What is Multi Smart Beta?

Smart Beta is simply a different term for factor investing. Ultimately, stocks are not weighted based on their market capitalization but on fundamental and technical characteristics such as balance sheet quality or volatility.

There is impressive empirical evidence, that over longer periods of time such factor portfolios show more attractive properties than the benchmark or randomly generated portfolios.

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Risk and return of randomly generated portfolios

The following graph displays the return-risk-combinations of 500.000 simulated and randomly generated portfolios from 12/31/2003 to 09/30/2015. All portfolios are based on the historical composition of the STOXX Europe 600. In addition, we calculate seven technical or fundamental factor portfolios. These portfolios focus on a specific, return relevant “topic”. For instance, the factor portfolio “balance sheet quality” contains 100 stocks from the STOXX Europe 600 with an above-average balance sheet quality. It is striking, how positively those factor portfolios deviate from the benchmark and the cloud of randomly generated portfolios with regard to their return.

Smart Beta is a hybrid

Smart Beta: active or passive?

Smart Beta is a hybrid. The approach is passive as smart beta portfolios are strictly rule-based and reproducible. There are no discretionary decisions. At the same time the approach is active as the strategy seeks a positive return compared to classical benchmark portfolios and exhibits few similarities in structure.

Which factors are there?

There is no such thing as “the ultimate” smart-beta-factors. However, in sciences and in practice there is broad agreement on seven factors which are sufficient to manage portfolios.

The table below outlines economic reasons and considerations derived from behavioural finance theory which explain why those factors are attended by risk premia.

  • The business model and therefore the share price potential is underestimated
  • An overreaction to news flow leads to temporary mispricing
  • Companies with high profitability have a stable and competitive business model which is a unique selling point and decreases the probability of bankruptcy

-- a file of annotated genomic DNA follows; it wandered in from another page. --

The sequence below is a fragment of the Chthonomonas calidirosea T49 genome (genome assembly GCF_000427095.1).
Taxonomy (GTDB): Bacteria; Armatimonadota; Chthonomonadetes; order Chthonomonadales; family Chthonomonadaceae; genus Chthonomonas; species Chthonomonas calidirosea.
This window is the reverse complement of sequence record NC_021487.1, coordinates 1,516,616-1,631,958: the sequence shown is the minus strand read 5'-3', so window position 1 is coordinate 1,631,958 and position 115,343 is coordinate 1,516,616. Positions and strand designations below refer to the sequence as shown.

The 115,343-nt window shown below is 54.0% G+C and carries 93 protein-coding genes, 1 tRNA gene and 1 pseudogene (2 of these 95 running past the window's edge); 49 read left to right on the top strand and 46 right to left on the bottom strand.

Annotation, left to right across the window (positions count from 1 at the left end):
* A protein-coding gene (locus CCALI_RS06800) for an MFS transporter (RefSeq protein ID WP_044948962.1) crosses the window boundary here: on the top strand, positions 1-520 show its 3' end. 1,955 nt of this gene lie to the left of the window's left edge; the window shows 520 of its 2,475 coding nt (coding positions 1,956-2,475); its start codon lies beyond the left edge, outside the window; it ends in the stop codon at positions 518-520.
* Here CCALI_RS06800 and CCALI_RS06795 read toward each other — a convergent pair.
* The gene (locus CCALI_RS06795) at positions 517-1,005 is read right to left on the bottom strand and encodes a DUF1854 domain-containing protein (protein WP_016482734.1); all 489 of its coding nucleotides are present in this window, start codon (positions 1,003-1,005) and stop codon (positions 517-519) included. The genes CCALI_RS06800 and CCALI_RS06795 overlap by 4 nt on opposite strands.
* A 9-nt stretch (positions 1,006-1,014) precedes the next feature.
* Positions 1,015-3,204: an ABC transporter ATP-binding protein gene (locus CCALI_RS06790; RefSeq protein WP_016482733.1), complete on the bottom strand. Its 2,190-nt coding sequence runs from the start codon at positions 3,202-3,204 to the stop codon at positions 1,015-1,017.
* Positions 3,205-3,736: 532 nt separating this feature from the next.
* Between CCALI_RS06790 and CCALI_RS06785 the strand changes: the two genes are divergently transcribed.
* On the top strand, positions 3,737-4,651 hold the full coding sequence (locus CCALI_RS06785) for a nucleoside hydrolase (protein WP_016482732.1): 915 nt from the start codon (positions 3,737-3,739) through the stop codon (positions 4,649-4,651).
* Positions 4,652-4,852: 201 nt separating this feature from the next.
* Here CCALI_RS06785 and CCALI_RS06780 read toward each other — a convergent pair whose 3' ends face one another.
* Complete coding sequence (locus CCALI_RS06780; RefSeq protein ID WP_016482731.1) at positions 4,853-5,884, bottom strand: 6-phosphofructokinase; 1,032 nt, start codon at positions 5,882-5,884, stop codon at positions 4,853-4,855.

Balance sheet quality
  • Companies with high balance sheet quality have little debt and can easily pay interest rates from cash flows
  • Often those companies seem “boring” and are temporarily undervalued
Earnings revisions
  • Companies with positive earnings revisions are systematically underestimated regarding future earnings and can therefore provide positive surprises
  • Small companies typically follow profitable niche strategies; such companies are “leanerr” and more efficient
  • Small companies are more often mispriced as they are less analyzed by equity researchers
  • Less volatile companies are characterized by stable and unremarkable business development
  • Those stocks are overlooked by managers and investors as they do not promise any sudden share price jumps
  • Companies with positive share price momentum benefit from investors’ “herd instinct”
  • The underlying assumption is that the historical increase in share price must be based on valuable information which is not yet entirely priced in yet

Are there “better” and “worse” factors?

The answer must be “no”. In the past, there was no distinct pattern implying any systematic over-performance as can be seen in the table below. The table displays the annual performance data of various factor portfolios.

Should different factors be combined?

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It is certainly reasonable to combine different factors rather than selecting one single factor. However, the devil is in the detail.

Investing in different factor portfolios simultaneously is suboptimal. Single-factor portfolios are constructed by producing the highest exposure to one single factor. While there is also exposure to the remaining factors, this is uncontrolled. If single-factors portfolios are combined, the interdependencies produce dilution effects. A reason for this is conflicts of objectives between the characteristics of different factor portfolios. For example, an undervalued portfolio is generally more volatile than an expensive portfolio.

As a solution Warburg-Multi-Smart-Beta is optimized on portfolio level, with the result that the portfolio is highly and equally exposed to all factors.

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